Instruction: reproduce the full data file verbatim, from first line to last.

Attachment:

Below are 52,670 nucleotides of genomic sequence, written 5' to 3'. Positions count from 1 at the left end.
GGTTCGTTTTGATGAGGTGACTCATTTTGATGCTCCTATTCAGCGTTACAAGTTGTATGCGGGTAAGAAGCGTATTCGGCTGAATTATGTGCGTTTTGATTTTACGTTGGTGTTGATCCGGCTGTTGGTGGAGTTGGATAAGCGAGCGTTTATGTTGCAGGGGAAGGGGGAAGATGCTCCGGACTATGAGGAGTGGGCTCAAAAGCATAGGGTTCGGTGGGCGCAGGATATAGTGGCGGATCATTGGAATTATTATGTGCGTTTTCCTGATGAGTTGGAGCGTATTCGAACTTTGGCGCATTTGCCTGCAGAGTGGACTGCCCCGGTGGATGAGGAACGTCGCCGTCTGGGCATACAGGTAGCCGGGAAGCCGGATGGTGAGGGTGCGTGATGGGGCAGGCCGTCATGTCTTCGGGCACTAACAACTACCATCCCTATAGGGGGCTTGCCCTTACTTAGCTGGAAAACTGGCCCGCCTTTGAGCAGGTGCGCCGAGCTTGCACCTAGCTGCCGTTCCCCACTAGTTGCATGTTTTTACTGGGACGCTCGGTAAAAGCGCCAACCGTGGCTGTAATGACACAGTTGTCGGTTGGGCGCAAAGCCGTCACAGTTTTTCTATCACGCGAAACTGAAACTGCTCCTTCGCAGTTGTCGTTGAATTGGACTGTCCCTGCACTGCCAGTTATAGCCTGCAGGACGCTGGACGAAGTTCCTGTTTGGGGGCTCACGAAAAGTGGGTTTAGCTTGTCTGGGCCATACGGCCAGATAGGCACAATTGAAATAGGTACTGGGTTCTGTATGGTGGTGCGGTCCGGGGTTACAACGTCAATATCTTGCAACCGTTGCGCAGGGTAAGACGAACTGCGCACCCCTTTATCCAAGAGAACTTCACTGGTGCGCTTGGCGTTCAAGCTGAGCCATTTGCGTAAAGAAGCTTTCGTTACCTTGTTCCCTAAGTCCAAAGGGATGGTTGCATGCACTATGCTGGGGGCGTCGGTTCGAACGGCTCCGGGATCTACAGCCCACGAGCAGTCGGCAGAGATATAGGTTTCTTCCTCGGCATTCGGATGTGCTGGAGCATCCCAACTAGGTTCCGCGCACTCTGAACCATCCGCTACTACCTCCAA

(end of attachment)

Below are 52,670 nucleotides of genomic sequence, written 5' to 3'. Positions count from 1 at the left end.
GGTTCGTTTTGATGAGGTGACTCATTTTGATGCTCCTATTCAGCGTTACAAGTTGTATGCGGGTAAGAAGCGTATTCGGCTGAATTATGTGCGTTTTGATTTTACGTTGGTGTTGATCCGGCTGTTGGTGGAGTTGGATAAGCGAGCGTTTATGTTGCAGGGGAAGGGGGAAGATGCTCCGGACTATGAGGAGTGGGCTCAAAAGCATAGGGTTCGGTGGGCGCAGGATATAGTGGCGGATCATTGGAATTATTATGTGCGTTTTCCTGATGAGTTGGAGCGTATTCGAACTTTGGCGCATTTGCCTGCAGAGTGGACTGCCCCGGTGGATGAGGAACGTCGCCGTCTGGGCATACAGGTAGCCGGGAAGCCGGATGGTGAGGGTGCGTGATGGGGCAGGCCGTCATGTCTTCGGGCACTAACAACTACCATCCCTATAGGGGGCTTGCCCTTACTTAGCTGGAAAACTGGCCCGCCTTTGAGCAGGTGCGCCGAGCTTGCACCTAGCTGCCGTTCCCCACTAGTTGCATGTTTTTACTGGGACGCTCGGTAAAAGCGCCAACCGTGGCTGTAATGACACAGTTGTCGGTTGGGCGCAAAGCCGTCACAGTTTTTCTATCACGCGAAACTGAAACTGCTCCTTCGCAGTTGTCGTTGAATTGGACTGTCCCTGCACTGCCAGTTATAGCCTGCAGGACGCTGGACGAAGTTCCTGTTTGGGGGCTCACGAAAAGTGGGTTTAGCTTGTCTGGGCCATACGGCCAGATAGGCACAATTGAAATAGGTACTGGGTTCTGTATGGTGGTGCGGTCCGGGGTTACAACGTCAATATCTTGCAACCGTTGCGCAGGGTAAGACGAACTGCGCACCCCTTTATCCAAGAGAACTTCACTGGTGCGCTTGGCGTTCAAGCTGAGCCATTTGCGTAAAGAAGCTTTCGTTACCTTGTTCCCTAAGTCCAAAGGGATGGTTGCATGCACTATGCTGGGGGCGTCGGTTCGAACGGCTCCGGGATCTACAGCCCACGAGCAGTCGGCAGAGATATAGGTTTCTTCCTCGGCATTCGGATGTGCTGGAGCATCCCAACTAGGTTCCGCGCACTCTGAACCATCCGCTACTACCTCCAA